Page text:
Physics and Applied Physics for Undergraduates

Physics is the science of the physical world at its most fundamental and general levels. Physics students learn about a wide variety of topics, including the laws of mechanics that govern the motion of objects; the laws of electromagnetism that give rise to electricity, magnetism, and light; the origins of heat and temperature; the fundamental quantum principles that govern the behaviour of atoms and sub-atomic particles; and much more.

Applied Physics is a discipline that specializes in finding technological applications for the latest discoveries in physics.  It lies at the frontier of technology development, where completely new types of devices are being developed and evaluated. The work of applied physicists has given rise to inventions such as semiconductor electronics, lasers, high-capacity hard disks based on giant magnetoresistance, light-emitting quantum dots used in next-generation display screens, and other important components of modern technology.

A resonant 'plasmonic' wave surrounding a metal block.
Understanding and controlling light.
The wavefunction of an electron in a nano-scale 'quantum dot'.
Quantum Mechanics
Accessing the building blocks of reality.
Computer simulation of a magnet composed of a complex lattice of elementary magnetic dipoles.
Thermodynamics and Statistical Physics
The science of heat, disorder, and complexity.

Aside from learning about the laws of Nature and their technological applications, Physics and Applied Physics students acquire quantitative skills applicable to a broad range of endeavours. These skills include scientific computer programming, the formulation and testing of quantitative models, data analysis, and the use of cutting-edge technological tools such as laser optics, microfluidic devices, and nanofabrication equipment.  Physics and Applied Physics graduates are employed in a wide range of occupations, including research and development (R&D) in academia and industry, education, software development, and other professional positions.

BSc (Hons) Programmes

The Division of Physics and Applied Physics offers the following four-year degree programmes:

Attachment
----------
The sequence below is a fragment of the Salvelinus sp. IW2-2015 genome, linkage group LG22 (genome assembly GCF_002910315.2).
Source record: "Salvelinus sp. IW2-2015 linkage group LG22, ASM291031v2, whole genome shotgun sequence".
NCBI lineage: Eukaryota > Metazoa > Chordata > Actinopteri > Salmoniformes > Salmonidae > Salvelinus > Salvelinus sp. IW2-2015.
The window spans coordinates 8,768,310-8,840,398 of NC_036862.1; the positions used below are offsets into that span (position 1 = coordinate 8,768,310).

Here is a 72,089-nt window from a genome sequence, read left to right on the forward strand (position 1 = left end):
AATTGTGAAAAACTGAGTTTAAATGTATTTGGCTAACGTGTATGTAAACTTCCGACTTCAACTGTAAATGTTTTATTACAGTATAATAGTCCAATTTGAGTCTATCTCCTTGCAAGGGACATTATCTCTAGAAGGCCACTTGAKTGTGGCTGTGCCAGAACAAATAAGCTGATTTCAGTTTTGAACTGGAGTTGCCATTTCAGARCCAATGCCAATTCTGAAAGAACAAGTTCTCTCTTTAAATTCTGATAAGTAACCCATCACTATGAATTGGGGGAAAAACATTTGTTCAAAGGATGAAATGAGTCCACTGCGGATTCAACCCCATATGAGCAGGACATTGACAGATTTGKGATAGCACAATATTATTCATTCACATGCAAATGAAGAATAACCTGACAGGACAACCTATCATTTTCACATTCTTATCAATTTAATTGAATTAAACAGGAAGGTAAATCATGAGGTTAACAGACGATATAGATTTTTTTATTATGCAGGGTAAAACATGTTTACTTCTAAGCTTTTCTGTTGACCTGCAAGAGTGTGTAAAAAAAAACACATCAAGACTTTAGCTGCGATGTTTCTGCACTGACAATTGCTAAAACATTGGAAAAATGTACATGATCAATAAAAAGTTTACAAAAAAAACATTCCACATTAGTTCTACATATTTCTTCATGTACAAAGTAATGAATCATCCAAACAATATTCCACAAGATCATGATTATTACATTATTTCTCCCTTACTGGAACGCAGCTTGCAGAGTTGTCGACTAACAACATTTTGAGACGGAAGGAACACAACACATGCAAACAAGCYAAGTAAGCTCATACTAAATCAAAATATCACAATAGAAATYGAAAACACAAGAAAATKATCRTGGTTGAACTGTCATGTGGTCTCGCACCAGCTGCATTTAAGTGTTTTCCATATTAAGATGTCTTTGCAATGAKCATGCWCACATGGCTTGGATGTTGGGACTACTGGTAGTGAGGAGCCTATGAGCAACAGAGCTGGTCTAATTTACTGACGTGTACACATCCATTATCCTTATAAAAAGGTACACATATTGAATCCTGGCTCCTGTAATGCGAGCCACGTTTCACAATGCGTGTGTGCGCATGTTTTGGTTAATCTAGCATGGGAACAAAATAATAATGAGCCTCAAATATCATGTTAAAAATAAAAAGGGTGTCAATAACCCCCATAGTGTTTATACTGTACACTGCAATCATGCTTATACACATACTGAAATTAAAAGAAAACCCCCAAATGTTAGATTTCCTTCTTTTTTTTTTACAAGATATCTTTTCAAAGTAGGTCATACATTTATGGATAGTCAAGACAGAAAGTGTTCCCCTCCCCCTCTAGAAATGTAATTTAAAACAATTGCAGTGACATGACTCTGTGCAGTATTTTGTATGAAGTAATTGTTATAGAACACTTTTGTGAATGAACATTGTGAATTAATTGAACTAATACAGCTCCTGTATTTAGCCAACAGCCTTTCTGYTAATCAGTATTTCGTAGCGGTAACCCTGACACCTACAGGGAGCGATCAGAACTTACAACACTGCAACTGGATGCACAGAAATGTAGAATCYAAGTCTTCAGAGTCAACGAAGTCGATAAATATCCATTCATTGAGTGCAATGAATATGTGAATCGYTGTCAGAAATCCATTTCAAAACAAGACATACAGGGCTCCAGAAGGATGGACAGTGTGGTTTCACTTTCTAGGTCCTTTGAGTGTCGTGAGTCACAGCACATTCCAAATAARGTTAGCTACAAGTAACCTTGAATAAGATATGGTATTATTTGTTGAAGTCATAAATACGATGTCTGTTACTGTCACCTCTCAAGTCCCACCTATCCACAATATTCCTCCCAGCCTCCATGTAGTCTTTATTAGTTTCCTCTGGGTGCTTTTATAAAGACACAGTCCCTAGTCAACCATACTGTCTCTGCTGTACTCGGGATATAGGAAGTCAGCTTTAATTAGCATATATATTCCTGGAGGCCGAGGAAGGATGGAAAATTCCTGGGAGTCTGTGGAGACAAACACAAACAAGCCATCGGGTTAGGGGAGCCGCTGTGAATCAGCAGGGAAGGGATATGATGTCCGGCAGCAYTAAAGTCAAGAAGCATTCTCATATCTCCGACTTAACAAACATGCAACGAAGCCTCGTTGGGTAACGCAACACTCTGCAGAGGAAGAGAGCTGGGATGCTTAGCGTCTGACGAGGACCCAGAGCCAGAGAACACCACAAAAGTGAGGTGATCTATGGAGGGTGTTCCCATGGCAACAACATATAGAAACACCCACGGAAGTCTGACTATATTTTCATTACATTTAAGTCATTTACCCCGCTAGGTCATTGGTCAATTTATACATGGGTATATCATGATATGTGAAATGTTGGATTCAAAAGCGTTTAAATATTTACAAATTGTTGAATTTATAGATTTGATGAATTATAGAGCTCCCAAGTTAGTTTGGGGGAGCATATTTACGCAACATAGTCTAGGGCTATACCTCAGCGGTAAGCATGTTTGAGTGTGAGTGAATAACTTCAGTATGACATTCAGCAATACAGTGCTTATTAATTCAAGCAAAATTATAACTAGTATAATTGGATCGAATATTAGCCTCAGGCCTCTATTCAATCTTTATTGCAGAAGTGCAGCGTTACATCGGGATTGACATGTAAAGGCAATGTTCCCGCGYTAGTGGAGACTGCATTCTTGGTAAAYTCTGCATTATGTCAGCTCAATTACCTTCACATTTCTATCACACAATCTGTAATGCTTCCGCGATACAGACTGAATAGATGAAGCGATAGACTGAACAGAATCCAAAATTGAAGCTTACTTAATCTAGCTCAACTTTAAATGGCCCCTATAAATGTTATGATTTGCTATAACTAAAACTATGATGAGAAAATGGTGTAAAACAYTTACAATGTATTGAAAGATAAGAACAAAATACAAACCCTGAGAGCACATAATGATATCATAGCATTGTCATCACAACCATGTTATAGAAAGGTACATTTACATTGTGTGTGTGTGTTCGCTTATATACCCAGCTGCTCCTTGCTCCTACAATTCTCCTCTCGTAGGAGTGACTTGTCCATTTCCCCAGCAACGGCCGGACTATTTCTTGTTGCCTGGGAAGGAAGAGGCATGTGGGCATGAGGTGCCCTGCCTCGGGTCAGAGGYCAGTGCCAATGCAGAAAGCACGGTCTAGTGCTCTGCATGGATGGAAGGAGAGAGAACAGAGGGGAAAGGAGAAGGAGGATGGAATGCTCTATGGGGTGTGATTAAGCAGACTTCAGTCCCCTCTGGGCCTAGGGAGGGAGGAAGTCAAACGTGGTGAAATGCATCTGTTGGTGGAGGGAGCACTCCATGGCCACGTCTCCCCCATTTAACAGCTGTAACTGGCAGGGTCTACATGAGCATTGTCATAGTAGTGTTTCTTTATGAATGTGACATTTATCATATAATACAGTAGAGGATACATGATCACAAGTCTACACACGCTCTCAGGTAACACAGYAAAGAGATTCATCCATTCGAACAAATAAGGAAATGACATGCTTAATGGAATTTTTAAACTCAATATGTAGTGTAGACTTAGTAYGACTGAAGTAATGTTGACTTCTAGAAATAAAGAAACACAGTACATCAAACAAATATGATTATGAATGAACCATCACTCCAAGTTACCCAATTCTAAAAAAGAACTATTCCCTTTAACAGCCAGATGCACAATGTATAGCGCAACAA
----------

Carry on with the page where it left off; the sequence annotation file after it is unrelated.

• Bachelor of Science (BSc) (Hons) in Physics

  • Bachelor of Science (BSc) (Hons)  in Applied Physics

Students in both the Physics programme and the Applied Physics programme learn about the basic fields of physics: classical mechanics, relativity, optics, electromagnetism, thermal physics, quantum mechanics, and condensed-matter physics, as well as introductory courses in programming and mathematical methods. In the Physics programme, students also take courses from a choice of statistical mechanics, computational physics, advanced quantum mechanics, particle physics, and others. In the Applied Physics programme, students take additional courses including spintronics, nanotechnology fabrication, plasmonics, metamaterials, and laser physics. Students are also required to take courses from the university's selection of General Education Electives, in order to receive a well-rounded university education.

In the fourth year of study, students either undertake a Final Year Project, conducting research under the personal supervision of a faculty member, or perform an internship in a university-approved company or institution.

Both BSc programmes are “direct honours” programmes, with no separate GPA requirement for proceeding to the fourth year of the programme. Departmental honours are awarded after the fourth year, based on GPA and other performance criteria.

Click here for more information about the BSc (Hons) curriculum.

BSc (Hons) in Physics with Second Major in Mathematical Sciences (PHMA)

In this selective Second Major programme, in addition to the BSc Physics curriculum, students earn a second major in Mathematical Sciences  by taking advanced mathematics courses such as analysis, group theory, discrete mathematics, and differential geometry.

Minor in Physics and Applied Physics

With this minor, students from other programmes can take courses in quantum mechanics, electromagnetism, and other topics.

Click here for more information about minoring in Physics and Applied Physics.